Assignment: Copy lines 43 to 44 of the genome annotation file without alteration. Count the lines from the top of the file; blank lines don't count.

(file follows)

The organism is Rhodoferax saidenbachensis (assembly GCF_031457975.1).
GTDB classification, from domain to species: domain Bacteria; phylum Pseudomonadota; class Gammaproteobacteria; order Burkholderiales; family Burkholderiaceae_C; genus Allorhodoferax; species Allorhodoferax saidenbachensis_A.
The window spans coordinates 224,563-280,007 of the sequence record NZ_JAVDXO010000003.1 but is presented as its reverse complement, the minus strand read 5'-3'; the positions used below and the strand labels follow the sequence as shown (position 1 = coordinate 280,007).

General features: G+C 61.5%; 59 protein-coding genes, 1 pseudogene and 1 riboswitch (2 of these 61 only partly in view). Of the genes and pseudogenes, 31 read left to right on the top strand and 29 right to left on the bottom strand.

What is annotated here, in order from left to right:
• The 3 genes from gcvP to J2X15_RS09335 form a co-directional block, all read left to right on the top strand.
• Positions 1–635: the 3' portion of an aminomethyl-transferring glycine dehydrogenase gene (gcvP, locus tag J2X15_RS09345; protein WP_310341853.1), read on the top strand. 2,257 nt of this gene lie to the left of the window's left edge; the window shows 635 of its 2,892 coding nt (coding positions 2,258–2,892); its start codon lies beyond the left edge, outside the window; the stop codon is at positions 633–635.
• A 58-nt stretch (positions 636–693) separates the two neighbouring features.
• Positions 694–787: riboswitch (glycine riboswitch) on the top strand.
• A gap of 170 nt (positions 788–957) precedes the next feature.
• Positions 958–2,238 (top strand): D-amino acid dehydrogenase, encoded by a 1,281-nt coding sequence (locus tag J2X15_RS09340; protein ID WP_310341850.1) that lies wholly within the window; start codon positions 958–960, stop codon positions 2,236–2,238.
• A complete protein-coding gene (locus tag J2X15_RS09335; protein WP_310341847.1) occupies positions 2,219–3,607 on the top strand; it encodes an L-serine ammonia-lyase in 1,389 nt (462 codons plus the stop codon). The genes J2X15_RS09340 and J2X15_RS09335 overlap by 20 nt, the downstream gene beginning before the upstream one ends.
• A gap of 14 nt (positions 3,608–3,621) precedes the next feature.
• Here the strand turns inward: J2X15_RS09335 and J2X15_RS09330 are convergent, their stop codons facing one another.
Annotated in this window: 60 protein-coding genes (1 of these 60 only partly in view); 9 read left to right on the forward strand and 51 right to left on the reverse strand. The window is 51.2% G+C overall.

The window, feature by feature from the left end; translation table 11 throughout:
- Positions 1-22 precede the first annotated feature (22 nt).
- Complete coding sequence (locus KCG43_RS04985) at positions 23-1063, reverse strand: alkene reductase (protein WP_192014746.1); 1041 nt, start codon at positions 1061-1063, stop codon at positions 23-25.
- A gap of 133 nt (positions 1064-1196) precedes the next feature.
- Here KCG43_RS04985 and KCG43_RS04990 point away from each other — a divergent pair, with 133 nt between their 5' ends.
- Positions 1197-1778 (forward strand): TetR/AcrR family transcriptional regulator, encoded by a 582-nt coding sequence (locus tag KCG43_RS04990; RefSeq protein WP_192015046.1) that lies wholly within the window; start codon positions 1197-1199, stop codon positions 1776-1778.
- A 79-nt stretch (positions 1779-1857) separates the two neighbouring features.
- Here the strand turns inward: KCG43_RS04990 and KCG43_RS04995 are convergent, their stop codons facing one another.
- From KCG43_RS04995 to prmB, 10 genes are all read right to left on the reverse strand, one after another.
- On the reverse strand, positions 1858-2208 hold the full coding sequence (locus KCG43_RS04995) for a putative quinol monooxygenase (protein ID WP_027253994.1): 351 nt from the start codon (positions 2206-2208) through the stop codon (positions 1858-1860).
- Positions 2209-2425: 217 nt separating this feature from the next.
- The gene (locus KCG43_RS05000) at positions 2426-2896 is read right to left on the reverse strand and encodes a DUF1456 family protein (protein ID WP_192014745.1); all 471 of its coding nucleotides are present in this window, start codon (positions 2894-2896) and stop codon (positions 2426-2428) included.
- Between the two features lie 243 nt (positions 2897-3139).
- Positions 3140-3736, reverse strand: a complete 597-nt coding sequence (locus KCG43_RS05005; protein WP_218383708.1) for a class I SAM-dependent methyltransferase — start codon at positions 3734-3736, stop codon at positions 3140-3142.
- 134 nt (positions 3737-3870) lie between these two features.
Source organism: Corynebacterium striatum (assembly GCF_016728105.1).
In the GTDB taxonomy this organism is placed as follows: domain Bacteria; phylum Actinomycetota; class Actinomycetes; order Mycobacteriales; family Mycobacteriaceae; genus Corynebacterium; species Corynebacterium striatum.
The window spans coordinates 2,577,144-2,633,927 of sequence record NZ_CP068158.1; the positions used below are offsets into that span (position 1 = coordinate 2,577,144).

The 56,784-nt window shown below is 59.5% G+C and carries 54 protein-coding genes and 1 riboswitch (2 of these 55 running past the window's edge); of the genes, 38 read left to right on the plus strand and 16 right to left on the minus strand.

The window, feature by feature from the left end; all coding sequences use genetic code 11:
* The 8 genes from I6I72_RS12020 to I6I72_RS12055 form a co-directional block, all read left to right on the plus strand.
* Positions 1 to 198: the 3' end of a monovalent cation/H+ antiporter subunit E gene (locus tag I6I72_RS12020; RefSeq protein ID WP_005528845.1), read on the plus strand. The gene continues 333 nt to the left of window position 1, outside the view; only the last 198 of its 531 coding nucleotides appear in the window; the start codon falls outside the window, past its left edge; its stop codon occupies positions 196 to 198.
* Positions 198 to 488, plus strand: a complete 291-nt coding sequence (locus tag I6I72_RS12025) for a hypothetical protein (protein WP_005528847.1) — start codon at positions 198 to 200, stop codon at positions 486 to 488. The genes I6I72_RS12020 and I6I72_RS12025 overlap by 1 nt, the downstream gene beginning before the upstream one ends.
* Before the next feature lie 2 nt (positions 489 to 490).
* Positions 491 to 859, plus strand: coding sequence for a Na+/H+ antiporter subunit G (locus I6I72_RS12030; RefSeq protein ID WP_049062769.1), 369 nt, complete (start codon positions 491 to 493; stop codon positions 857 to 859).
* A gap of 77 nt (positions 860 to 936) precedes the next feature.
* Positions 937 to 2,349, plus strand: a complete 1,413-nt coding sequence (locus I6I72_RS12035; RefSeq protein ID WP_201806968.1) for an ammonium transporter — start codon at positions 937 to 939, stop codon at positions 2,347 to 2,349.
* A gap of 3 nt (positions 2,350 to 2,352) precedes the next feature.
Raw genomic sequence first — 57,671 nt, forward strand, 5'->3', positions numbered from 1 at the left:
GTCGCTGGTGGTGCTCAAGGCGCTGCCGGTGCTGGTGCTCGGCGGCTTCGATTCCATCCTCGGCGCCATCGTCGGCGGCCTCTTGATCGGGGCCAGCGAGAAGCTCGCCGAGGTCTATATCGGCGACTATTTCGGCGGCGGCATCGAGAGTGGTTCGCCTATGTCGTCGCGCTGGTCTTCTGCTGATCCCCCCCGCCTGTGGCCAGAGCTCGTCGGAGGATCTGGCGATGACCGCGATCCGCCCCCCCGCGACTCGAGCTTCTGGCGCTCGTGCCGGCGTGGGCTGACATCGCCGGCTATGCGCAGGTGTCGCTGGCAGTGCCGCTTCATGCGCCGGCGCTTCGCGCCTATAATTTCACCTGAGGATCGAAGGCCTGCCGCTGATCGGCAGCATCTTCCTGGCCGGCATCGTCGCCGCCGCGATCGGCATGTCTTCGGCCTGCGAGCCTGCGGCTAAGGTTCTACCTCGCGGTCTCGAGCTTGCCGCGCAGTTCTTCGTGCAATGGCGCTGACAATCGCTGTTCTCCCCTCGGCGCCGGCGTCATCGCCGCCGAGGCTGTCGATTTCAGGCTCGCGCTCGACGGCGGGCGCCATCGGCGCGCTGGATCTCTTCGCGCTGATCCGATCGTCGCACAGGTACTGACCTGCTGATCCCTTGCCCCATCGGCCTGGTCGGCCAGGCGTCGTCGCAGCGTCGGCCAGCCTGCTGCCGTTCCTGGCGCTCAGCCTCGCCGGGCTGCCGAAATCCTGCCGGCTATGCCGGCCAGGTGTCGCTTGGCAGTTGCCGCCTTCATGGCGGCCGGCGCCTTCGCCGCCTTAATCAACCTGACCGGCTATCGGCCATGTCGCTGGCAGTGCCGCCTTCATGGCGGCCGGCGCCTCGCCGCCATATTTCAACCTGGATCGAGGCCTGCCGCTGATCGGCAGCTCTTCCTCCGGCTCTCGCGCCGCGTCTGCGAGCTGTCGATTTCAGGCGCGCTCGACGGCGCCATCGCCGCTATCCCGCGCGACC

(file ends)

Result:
* A gap of 3 nt (positions 2,350 to 2,352) precedes the next feature.
Raw genomic sequence first — 57,671 nt, forward strand, 5'->3', positions numbered from 1 at the left: